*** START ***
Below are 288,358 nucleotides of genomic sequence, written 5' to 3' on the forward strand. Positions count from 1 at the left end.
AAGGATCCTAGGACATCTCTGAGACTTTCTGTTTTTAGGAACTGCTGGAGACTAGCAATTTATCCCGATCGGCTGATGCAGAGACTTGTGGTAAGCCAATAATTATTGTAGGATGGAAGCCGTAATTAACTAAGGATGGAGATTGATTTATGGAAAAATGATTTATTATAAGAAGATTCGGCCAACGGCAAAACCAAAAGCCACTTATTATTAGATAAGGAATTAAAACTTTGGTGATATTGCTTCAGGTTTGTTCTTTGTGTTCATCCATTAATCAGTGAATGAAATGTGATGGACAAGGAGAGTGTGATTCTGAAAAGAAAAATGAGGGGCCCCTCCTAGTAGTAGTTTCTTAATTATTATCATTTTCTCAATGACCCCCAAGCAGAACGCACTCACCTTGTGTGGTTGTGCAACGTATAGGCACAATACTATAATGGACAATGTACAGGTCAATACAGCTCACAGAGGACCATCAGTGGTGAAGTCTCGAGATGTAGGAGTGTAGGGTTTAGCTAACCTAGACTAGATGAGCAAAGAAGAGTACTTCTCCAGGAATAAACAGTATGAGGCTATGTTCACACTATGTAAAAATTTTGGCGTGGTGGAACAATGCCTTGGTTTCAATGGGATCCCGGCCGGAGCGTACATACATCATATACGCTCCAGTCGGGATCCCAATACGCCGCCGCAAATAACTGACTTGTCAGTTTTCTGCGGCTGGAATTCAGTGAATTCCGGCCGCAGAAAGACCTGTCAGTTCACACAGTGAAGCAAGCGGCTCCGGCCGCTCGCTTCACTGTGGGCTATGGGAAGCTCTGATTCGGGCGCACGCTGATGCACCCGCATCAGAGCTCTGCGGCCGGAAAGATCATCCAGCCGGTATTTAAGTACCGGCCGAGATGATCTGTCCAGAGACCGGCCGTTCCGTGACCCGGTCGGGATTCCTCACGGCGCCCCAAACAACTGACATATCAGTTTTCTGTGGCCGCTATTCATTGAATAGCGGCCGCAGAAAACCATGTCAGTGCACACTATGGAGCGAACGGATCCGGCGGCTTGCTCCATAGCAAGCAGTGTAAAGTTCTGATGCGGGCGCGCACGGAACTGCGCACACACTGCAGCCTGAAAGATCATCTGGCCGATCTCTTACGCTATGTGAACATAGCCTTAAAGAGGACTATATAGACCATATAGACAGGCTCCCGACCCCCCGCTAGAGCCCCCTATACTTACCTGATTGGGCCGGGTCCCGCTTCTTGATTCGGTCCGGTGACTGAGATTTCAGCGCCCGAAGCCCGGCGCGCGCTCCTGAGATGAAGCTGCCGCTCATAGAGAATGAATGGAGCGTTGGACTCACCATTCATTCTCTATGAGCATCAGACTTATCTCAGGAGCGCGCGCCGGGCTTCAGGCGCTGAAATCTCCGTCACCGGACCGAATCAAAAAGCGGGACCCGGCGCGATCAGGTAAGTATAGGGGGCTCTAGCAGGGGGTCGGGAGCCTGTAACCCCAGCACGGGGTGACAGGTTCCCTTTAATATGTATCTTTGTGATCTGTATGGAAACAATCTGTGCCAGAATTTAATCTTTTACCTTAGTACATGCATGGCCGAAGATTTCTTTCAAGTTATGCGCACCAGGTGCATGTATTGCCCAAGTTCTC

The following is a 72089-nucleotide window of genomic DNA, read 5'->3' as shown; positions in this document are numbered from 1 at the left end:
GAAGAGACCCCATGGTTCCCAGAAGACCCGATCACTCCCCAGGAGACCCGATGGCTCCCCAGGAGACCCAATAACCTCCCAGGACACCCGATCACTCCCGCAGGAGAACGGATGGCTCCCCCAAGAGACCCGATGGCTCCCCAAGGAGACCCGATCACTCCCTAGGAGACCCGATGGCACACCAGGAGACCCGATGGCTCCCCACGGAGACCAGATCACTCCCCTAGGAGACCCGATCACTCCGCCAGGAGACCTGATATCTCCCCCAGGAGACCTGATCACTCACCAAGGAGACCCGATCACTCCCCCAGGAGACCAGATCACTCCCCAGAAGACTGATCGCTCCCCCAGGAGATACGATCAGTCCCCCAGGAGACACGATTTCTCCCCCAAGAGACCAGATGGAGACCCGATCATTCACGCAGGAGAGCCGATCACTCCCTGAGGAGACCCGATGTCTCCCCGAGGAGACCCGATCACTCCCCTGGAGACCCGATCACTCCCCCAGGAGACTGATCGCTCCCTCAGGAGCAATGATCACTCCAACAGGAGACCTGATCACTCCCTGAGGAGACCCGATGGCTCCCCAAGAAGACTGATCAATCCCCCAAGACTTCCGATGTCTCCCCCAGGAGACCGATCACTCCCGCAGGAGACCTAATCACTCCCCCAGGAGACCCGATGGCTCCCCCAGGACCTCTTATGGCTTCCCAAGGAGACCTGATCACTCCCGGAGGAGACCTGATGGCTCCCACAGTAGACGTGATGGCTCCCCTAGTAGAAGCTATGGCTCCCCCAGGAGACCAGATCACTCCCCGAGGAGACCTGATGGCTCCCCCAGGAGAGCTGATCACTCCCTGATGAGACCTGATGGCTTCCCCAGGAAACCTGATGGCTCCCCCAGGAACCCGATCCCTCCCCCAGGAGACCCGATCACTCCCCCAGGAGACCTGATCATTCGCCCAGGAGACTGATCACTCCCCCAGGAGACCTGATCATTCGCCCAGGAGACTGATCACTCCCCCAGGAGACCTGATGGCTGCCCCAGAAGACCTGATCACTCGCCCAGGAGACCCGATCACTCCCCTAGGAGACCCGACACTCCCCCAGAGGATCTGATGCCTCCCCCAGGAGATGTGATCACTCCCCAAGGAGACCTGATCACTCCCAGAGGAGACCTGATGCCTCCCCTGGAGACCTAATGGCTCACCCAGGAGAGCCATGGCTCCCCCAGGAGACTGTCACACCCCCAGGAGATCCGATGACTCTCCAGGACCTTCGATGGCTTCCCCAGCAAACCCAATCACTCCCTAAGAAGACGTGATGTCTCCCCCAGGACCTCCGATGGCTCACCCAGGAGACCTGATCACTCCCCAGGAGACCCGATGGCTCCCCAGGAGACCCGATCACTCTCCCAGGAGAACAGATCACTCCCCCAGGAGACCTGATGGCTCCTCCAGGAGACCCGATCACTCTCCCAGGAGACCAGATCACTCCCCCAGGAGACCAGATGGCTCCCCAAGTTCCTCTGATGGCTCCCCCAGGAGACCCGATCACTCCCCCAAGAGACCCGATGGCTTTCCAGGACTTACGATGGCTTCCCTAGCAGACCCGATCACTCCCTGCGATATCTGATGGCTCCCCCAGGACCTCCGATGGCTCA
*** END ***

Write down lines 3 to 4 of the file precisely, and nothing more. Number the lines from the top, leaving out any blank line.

The following is a 72089-nucleotide window of genomic DNA, read 5'->3' as shown; positions in this document are numbered from 1 at the left end:
GAAGAGACCCCATGGTTCCCAGAAGACCCGATCACTCCCCAGGAGACCCGATGGCTCCCCAGGAGACCCAATAACCTCCCAGGACACCCGATCACTCCCGCAGGAGAACGGATGGCTCCCCCAAGAGACCCGATGGCTCCCCAAGGAGACCCGATCACTCCCTAGGAGACCCGATGGCACACCAGGAGACCCGATGGCTCCCCACGGAGACCAGATCACTCCCCTAGGAGACCCGATCACTCCGCCAGGAGACCTGATATCTCCCCCAGGAGACCTGATCACTCACCAAGGAGACCCGATCACTCCCCCAGGAGACCAGATCACTCCCCAGAAGACTGATCGCTCCCCCAGGAGATACGATCAGTCCCCCAGGAGACACGATTTCTCCCCCAAGAGACCAGATGGAGACCCGATCATTCACGCAGGAGAGCCGATCACTCCCTGAGGAGACCCGATGTCTCCCCGAGGAGACCCGATCACTCCCCTGGAGACCCGATCACTCCCCCAGGAGACTGATCGCTCCCTCAGGAGCAATGATCACTCCAACAGGAGACCTGATCACTCCCTGAGGAGACCCGATGGCTCCCCAAGAAGACTGATCAATCCCCCAAGACTTCCGATGTCTCCCCCAGGAGACCGATCACTCCCGCAGGAGACCTAATCACTCCCCCAGGAGACCCGATGGCTCCCCCAGGACCTCTTATGGCTTCCCAAGGAGACCTGATCACTCCCGGAGGAGACCTGATGGCTCCCACAGTAGACGTGATGGCTCCCCTAGTAGAAGCTATGGCTCCCCCAGGAGACCAGATCACTCCCCGAGGAGACCTGATGGCTCCCCCAGGAGAGCTGATCACTCCCTGATGAGACCTGATGGCTTCCCCAGGAAACCTGATGGCTCCCCCAGGAACCCGATCCCTCCCCCAGGAGACCCGATCACTCCCCCAGGAGACCTGATCATTCGCCCAGGAGACTGATCACTCCCCCAGGAGACCTGATCATTCGCCCAGGAGACTGATCACTCCCCCAGGAGACCTGATGGCTGCCCCAGAAGACCTGATCACTCGCCCAGGAGACCCGATCACTCCCCTAGGAGACCCGACACTCCCCCAGAGGATCTGATGCCTCCCCCAGGAGATGTGATCACTCCCCAAGGAGACCTGATCACTCCCAGAGGAGACCTGATGCCTCCCCTGGAGACCTAATGGCTCACCCAGGAGAGCCATGGCTCCCCCAGGAGACTGTCACACCCCCAGGAGATCCGATGACTCTCCAGGACCTTCGATGGCTTCCCCAGCAAACCCAATCACTCCCTAAGAAGACGTGATGTCTCCCCCAGGACCTCCGATGGCTCACCCAGGAGACCTGATCACTCCCCAGGAGACCCGATGGCTCCCCAGGAGACCCGATCACTCTCCCAGGAGAACAGATCACTCCCCCAGGAGACCTGATGGCTCCTCCAGGAGACCCGATCACTCTCCCAGGAGACCAGATCACTCCCCCAGGAGACCAGATGGCTCCCCAAGTTCCTCTGATGGCTCCCCCAGGAGACCCGATCACTCCCCCAAGAGACCCGATGGCTTTCCAGGACTTACGATGGCTTCCCTAGCAGACCCGATCACTCCCTGCGATATCTGATGGCTCCCCCAGGACCTCCGATGGCTCA